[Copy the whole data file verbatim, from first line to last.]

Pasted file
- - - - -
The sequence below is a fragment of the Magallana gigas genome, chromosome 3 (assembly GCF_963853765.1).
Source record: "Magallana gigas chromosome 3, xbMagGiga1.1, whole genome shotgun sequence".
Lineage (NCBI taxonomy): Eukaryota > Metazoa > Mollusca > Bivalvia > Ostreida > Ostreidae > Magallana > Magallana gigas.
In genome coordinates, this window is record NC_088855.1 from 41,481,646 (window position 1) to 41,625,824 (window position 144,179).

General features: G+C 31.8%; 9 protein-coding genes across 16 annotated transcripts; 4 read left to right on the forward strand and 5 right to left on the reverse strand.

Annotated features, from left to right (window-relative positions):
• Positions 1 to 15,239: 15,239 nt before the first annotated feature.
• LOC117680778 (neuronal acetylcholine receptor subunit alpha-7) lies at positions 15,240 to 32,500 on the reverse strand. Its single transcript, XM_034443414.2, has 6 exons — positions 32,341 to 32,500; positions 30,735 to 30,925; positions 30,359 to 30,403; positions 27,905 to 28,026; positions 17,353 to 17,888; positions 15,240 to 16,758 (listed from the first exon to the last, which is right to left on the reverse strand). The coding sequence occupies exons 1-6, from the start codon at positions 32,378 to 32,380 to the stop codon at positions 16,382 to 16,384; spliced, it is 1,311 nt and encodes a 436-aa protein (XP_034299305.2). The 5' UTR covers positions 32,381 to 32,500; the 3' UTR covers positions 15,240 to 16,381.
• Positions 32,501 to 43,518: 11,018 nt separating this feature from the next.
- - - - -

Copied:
The sequence below is a fragment of the Magallana gigas genome, chromosome 3 (assembly GCF_963853765.1).
Source record: "Magallana gigas chromosome 3, xbMagGiga1.1, whole genome shotgun sequence".
Lineage (NCBI taxonomy): Eukaryota > Metazoa > Mollusca > Bivalvia > Ostreida > Ostreidae > Magallana > Magallana gigas.
In genome coordinates, this window is record NC_088855.1 from 41,481,646 (window position 1) to 41,625,824 (window position 144,179).

General features: G+C 31.8%; 9 protein-coding genes across 16 annotated transcripts; 4 read left to right on the forward strand and 5 right to left on the reverse strand.

Annotated features, from left to right (window-relative positions):
• Positions 1 to 15,239: 15,239 nt before the first annotated feature.
• LOC117680778 (neuronal acetylcholine receptor subunit alpha-7) lies at positions 15,240 to 32,500 on the reverse strand. Its single transcript, XM_034443414.2, has 6 exons — positions 32,341 to 32,500; positions 30,735 to 30,925; positions 30,359 to 30,403; positions 27,905 to 28,026; positions 17,353 to 17,888; positions 15,240 to 16,758 (listed from the first exon to the last, which is right to left on the reverse strand). The coding sequence occupies exons 1-6, from the start codon at positions 32,378 to 32,380 to the stop codon at positions 16,382 to 16,384; spliced, it is 1,311 nt and encodes a 436-aa protein (XP_034299305.2). The 5' UTR covers positions 32,381 to 32,500; the 3' UTR covers positions 15,240 to 16,381.
• Positions 32,501 to 43,518: 11,018 nt separating this feature from the next.